Magical mystery man

The Queen's Conjuror: the science and magic of Dr Dee

Benjamin Woolley <em>HarperCollins, 320pp, £

Benjamin Woolley's speciality is poking holes in the membrane (never very sturdy anyway) that has historically held science and art apart. His previous biography, of Ada Lovelace, the unlikely daughter of Byron who also happened to be the world's first computer programmer, made much of the way in which fancy and imagination are simply the other side of fact and reason. The subtitle of Woolley's new book makes the point even more strongly. For Dr John Dee, the Elizabethan astrologer, mathematician, alchemist, scientist, philosopher, spiritualist and Protestant, the idea that some types of knowledge (the sort that you can count and plot) are sectioned off from others (the kind that you must feel and believe) would have scrambled every kind of sense.

That Renaissance men spread their interests far and wide is hardly news. We are used to the idea of Leonardo as both painter and aeronautical engineer, or Newton as both astronomer and astrologer. The man who could draw maps might also pluck herbs; the woman (and there were women, such as the Queen, whose energy and learning were the equal of their fathers' and brothers') who played the lute could also read Hebrew. But Dr Dee went even further in his quest for knowledge, and in so doing destroyed a career and reputation that had looked set to be the equal of Copernicus's or Galileo's.

Until middle age (he was born in 1527), Dee was doing very well. His extraordinary talent as a mathematician and astrologer brought him to the attention of Elizabeth I, who called him "my philosopher" and asked his advice about the timing of her coronation. Such was his success as an "intelligencer" in a world without subject boundaries that Dee managed to make a success of pretty much anything he turned his hand to. He interpreted dreams, counselled depressives, prescribed medicine, plotted new stars, drew maps, wrote consultation papers for the government and, typically for his time, tried hard to make gold out of stone.

All of these activities - framed by a relaxed and tolerant Protestant faith that exactly matched his sovereign's own - brought Dee respect and security, if not exactly fame and fortune. A series of small stipends allowed him to pursue his interests while building a stunning library of esoteric titles in the unlikely surroundings of Mortlake. His modest cottage (originally his mother's) became an essential stopping-off point for any thoughtful nobleman, scholar or cleric keen to explore the secrets of the universe. Even the Queen honoured Dee with unprecedented home visits, on one occasion arriving with a request to peer into his mysterious "magic mirror".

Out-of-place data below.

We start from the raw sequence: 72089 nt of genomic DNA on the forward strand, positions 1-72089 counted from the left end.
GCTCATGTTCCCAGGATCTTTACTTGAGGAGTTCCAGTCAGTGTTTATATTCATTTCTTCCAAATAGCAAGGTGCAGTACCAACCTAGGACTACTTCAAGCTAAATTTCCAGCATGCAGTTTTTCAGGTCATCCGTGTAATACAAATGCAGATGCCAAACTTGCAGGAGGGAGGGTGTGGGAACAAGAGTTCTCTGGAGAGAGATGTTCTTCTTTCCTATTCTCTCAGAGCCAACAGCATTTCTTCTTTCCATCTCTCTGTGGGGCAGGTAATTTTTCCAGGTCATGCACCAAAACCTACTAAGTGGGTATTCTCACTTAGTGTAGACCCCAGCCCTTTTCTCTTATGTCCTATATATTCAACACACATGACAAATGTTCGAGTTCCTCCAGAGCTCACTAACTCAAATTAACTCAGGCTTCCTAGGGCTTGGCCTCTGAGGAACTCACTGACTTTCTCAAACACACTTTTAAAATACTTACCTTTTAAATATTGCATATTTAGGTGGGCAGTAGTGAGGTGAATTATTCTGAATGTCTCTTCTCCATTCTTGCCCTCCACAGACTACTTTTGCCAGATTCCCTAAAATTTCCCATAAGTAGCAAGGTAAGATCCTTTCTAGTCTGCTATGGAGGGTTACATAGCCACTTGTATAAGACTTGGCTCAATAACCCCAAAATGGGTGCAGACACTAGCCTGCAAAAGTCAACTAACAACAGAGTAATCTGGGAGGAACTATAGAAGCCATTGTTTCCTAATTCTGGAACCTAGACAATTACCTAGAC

Where Dee went wrong was to allow his curiosity to take him into realms that lay beyond the bounds of respectable inquiry. Maintaining with impeccable logic that the best way to find out about God's grand design was to ask Him himself, Dee became fascinated by the idea of raising angels, spirits and other supernatural presences.

Such activities were too exotic for sluggish south London, and so Dee and his sidekick, Edward Kelley, and their assorted wives and children moved - appropriately enough - to Bohemia, where they set up home in Prague. There, supported by various local dignitaries, and well away from the prying eyes of central Europe's busy cardinals and nuncios, they continued to raise an odd selection of angels and fairies and a creature with the body of a lion and seven heads. The forthcoming advice was equally strange. On one occasion, an angel called Ben, who was a cubit high, commanded Kelley and Dee to sleep with each other's wives. Needless to say, Kelley had always been rather keen on Mrs Dee.

Woolley has written a fascinating account, not just of Dr John Dee, but of the complex social, intellectual and religious context that produced him. The only disappointment is that he has decided to offer no definitive opinion on what he thought was going on when Kelley and Dee raised spirits, often with witnesses present. Was this a kind of group hysteria? Was Kelley (who had already lost an ear as a punishment for fraud) duping Dee with clever props? Was Dee, whose account is the main one, simply a credulous fool?

Woolley's point, perhaps, is that Michael, Ben and the lion with seven heads made perfect sense to men who believed that the boundaries between this world and the next were full of gaps. In this case, applying our own interpretive grids (of psychosis or neurosis) would be to miss the point. And indeed, after reading this brilliant account of the Renaissance world picture, one is left wishing that just a little of that magic still remained.

Kathryn Hughes is writing a biography of Mrs Beeton